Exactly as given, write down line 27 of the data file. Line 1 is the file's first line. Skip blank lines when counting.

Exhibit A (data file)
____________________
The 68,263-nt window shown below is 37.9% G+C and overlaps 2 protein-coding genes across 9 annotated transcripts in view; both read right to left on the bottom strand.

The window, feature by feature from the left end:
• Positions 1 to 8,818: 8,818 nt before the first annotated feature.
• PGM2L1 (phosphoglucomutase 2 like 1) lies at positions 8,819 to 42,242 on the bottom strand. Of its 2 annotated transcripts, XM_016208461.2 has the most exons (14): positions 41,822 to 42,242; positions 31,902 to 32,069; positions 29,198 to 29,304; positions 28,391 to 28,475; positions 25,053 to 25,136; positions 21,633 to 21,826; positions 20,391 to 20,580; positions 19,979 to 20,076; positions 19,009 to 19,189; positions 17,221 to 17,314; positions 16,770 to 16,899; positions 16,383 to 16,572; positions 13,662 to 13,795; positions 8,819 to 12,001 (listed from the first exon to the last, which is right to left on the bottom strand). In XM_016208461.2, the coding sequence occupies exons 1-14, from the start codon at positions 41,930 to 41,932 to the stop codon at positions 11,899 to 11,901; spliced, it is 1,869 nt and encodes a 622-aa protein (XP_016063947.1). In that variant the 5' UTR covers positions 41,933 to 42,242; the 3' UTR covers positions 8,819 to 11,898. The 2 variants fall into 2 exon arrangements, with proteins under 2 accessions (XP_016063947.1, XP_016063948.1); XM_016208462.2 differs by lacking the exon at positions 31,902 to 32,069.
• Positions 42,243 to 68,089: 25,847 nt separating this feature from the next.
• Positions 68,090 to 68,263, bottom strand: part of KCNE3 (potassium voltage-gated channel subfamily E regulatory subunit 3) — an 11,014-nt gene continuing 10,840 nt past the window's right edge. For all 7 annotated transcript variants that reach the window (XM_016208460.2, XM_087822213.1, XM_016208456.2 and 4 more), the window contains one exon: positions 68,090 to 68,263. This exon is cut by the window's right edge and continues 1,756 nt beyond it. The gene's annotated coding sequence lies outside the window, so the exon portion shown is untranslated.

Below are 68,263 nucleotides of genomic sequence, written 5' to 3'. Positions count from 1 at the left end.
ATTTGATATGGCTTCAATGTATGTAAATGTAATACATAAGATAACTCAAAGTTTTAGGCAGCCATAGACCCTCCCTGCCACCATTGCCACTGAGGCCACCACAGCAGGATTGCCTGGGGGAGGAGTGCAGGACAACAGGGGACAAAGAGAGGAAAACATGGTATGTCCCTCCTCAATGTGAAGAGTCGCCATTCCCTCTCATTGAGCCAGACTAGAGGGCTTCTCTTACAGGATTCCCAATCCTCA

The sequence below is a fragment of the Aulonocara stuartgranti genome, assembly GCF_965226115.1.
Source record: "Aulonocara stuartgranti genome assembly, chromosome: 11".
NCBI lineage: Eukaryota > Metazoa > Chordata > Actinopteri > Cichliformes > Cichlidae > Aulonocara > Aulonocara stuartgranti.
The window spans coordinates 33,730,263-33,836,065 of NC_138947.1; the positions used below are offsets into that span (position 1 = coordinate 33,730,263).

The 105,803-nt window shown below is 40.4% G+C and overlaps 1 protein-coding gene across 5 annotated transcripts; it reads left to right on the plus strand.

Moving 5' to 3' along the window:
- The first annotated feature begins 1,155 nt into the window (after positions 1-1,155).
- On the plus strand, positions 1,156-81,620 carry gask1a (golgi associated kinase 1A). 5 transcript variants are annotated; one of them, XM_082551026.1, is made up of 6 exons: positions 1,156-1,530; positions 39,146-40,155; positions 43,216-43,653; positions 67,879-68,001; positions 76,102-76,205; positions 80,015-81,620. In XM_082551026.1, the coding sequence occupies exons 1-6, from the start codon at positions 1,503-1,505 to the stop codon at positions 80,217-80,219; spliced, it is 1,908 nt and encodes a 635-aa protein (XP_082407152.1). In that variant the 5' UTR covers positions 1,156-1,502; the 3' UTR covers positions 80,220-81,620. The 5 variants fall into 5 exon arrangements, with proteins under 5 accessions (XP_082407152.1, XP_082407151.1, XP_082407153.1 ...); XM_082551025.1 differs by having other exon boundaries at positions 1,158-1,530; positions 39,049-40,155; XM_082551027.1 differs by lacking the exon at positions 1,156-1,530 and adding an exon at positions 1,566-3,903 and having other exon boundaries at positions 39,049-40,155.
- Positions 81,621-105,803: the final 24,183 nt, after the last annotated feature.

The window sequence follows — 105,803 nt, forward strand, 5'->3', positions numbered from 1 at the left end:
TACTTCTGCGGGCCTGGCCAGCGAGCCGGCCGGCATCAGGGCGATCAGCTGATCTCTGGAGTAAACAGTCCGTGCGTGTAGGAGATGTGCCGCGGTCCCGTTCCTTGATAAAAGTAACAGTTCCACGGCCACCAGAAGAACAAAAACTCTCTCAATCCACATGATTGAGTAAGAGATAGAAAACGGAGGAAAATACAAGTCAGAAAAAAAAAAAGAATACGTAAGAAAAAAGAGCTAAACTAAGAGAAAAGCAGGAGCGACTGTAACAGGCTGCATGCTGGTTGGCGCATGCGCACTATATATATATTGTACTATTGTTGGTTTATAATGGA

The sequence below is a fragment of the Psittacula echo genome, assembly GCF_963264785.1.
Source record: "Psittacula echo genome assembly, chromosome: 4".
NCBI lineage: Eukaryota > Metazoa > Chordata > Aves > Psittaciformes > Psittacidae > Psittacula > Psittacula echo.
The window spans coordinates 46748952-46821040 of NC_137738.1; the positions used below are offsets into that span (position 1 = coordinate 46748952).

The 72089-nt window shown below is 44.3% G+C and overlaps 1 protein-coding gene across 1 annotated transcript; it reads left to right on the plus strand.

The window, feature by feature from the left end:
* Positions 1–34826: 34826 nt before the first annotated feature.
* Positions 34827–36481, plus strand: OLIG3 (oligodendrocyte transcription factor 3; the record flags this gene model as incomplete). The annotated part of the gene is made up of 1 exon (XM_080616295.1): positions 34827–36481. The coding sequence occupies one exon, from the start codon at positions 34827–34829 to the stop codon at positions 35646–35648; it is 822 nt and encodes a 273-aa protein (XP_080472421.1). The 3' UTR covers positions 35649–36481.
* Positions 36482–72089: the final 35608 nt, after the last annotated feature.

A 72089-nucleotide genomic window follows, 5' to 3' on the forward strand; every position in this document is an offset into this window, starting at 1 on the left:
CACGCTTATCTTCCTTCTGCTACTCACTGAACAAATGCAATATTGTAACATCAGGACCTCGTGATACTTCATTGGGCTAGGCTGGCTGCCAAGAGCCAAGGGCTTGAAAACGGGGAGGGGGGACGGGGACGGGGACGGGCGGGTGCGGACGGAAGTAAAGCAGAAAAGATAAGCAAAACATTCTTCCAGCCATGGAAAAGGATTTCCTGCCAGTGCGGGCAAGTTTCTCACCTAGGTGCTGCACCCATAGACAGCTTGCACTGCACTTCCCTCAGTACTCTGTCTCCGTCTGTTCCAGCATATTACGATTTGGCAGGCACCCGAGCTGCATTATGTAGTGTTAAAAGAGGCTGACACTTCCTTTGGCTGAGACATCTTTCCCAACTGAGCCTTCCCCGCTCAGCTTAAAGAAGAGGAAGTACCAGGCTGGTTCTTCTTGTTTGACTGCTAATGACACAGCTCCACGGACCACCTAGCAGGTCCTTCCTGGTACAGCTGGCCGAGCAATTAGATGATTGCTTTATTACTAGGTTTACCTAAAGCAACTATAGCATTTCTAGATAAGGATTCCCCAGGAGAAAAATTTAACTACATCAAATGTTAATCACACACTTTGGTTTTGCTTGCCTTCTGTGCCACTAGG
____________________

* Positions 34827–36481, plus strand: OLIG3 (oligodendrocyte transcription factor 3; the record flags this gene model as incomplete). The annotated part of the gene is made up of 1 exon (XM_080616295.1): positions 34827–36481. The coding sequence occupies one exon, from the start codon at positions 34827–34829 to the stop codon at positions 35646–35648; it is 822 nt and encodes a 273-aa protein (XP_080472421.1). The 3' UTR covers positions 35649–36481.